Lifeline for Flapper after flats development rejected
Plans to demolish popular Birmingham music venue The Flapper to build apartments have been rejected.
The decision is a lifeline to the 12,000-plus people who have lobbied to save the canal-side pub at Kingston Row – although they were told it will still be closed in the new year because it requires more than £450,000 to refurbish it.
Birmingham City Council’s planning committee had previously deferred the proposal but on Thursday voted down Baskerkville Wharf LLP’s application to bulldoze it and and build 27 apartments.
They argued it would remove a valued community asset whilst the housing scheme would negatively impact on the canal. Although the committee will have to approve formal reasons at a later date.
Councillor Lou Robson argued that The Flapper has ‘obviously got huge value to the local residents and the music industry’ and called for the building to be locally listed.
Whilst Councillor Gareth Moore said: “I do think the application has benefits and it is well designed but those benefits do not outweigh the fact it is a treasured community asset as it is clearly a well-loved establishment.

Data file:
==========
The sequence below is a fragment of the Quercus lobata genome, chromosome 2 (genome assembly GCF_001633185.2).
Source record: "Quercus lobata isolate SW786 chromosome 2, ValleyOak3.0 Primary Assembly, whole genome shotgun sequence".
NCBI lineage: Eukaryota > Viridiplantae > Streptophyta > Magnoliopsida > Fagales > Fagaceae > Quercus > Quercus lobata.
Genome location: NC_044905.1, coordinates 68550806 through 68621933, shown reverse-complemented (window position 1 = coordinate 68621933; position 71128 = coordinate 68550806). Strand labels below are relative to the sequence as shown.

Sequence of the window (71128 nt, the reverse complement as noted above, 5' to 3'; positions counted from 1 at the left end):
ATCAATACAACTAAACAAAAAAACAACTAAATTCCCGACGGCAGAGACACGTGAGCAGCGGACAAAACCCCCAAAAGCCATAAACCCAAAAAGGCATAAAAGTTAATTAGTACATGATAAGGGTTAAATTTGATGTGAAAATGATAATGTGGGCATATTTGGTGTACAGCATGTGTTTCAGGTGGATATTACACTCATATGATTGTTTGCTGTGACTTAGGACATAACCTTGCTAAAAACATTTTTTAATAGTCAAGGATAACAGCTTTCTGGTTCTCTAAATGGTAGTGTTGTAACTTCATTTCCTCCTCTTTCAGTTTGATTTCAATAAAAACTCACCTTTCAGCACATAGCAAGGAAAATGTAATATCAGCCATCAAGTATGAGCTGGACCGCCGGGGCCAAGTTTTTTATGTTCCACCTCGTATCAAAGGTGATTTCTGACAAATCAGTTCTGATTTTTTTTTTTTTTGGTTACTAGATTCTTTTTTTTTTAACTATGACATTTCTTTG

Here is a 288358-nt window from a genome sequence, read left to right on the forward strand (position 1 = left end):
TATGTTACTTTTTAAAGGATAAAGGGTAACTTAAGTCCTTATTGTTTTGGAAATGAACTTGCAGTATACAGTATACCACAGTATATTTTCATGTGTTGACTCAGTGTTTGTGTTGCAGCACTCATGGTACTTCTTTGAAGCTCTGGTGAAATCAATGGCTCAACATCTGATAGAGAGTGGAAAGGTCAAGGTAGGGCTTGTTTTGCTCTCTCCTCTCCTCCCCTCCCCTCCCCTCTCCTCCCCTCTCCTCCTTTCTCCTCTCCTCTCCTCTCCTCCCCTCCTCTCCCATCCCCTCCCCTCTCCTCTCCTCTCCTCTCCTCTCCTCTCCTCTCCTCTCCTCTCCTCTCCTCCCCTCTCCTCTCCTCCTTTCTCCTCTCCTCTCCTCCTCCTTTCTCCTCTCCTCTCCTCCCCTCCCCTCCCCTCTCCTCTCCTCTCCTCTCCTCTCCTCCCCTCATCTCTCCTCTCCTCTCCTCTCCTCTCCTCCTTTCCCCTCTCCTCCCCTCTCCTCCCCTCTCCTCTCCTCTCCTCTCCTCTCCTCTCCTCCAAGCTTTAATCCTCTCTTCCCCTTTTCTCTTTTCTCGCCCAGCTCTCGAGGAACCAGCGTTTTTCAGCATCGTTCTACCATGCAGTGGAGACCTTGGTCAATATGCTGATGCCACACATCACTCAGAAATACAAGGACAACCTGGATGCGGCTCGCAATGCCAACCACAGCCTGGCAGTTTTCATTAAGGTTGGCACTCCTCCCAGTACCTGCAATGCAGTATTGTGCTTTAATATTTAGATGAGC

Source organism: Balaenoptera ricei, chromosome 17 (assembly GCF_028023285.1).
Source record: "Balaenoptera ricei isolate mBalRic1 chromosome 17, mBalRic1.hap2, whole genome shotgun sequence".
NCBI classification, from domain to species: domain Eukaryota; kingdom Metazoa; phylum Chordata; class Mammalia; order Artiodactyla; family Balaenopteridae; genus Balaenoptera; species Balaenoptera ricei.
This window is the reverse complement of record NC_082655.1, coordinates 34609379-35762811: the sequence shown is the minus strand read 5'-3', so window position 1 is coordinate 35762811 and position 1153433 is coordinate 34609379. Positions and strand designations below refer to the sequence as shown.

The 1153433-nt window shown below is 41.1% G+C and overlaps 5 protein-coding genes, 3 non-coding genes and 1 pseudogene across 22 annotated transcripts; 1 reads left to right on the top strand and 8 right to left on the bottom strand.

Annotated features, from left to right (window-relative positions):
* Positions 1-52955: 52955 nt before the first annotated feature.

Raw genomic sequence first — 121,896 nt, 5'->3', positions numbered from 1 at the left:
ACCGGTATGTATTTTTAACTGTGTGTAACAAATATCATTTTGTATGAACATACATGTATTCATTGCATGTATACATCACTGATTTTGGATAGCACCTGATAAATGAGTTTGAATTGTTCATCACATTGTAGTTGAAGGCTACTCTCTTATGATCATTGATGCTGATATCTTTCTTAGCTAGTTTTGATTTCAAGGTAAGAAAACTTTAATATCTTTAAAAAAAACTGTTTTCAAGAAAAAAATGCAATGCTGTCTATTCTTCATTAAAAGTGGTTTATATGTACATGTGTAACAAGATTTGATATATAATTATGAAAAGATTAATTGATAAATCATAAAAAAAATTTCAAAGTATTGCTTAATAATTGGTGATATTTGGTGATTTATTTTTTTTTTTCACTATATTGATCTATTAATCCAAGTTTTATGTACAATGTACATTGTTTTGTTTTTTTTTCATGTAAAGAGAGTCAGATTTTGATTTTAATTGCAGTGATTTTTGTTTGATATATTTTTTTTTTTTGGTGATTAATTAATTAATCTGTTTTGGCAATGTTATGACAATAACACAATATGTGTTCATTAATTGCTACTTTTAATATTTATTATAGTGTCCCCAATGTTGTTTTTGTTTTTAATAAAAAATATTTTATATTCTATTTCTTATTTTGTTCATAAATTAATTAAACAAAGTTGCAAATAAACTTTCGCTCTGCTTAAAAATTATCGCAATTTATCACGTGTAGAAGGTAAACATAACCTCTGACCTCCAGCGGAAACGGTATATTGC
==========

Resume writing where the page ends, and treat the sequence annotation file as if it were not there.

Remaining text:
“I appreciate the applicant has stated their intention to close it but it is not closed at the moment.
“It is currently trading and who knows what might happen in the near feature which may allow it to continue to do so.”
And Councillor Mike Ward argued that the site’s current use as a music venue was the ‘best use’ for it.
The Flapper is around 50 years old and has helped kick-start scores of musicians including the Editors band.
But as revealed at a previous committee meeting the building is in need of investment.
Council planning officer David Wells had recommended the scheme be approved.
He said: “The premises are old and many aspects of it are reaching the end of its practical life and if retained would require extensive refurbishment or replacement to continue functioning. We estimate that the total cost could be in the region of £450,000.
“A rent review is due from the freeholder, further increasing the burden of costs to be met by the applicant.
“These additional costs will render the continued operation of the business untenable since funding is not available to meet all these costs.
“The applicant has previously agreed to a reduction in rent for the operational tenant by over 20 per cent and has held this for the past eight years.
“This has enabled the tenant to continue to operate the pub/venue to date but this is not a sustainable position moving forwards.
“It is not an option to increase the rent paid by the tenant sufficiently to cover these costs.”
He confirmed that Baskerville Wharf LLP still intended to close The Flapper on January 7.
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